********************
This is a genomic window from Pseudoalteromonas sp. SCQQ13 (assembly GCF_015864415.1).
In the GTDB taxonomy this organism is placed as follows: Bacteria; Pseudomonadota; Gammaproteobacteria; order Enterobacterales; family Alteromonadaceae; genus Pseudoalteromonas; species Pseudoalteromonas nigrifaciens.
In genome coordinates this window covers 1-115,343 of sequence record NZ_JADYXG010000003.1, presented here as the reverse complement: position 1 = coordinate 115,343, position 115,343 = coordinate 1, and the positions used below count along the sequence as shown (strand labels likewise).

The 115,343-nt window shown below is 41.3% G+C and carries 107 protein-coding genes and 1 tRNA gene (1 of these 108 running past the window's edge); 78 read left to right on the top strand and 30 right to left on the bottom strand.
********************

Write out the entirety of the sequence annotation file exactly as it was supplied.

This is a genomic window from Pseudoalteromonas sp. SCQQ13 (assembly GCF_015864415.1).
In the GTDB taxonomy this organism is placed as follows: Bacteria; Pseudomonadota; Gammaproteobacteria; order Enterobacterales; family Alteromonadaceae; genus Pseudoalteromonas; species Pseudoalteromonas nigrifaciens.
In genome coordinates this window covers 1-115,343 of sequence record NZ_JADYXG010000003.1, presented here as the reverse complement: position 1 = coordinate 115,343, position 115,343 = coordinate 1, and the positions used below count along the sequence as shown (strand labels likewise).

The 115,343-nt window shown below is 41.3% G+C and carries 107 protein-coding genes and 1 tRNA gene (1 of these 108 running past the window's edge); 78 read left to right on the top strand and 30 right to left on the bottom strand.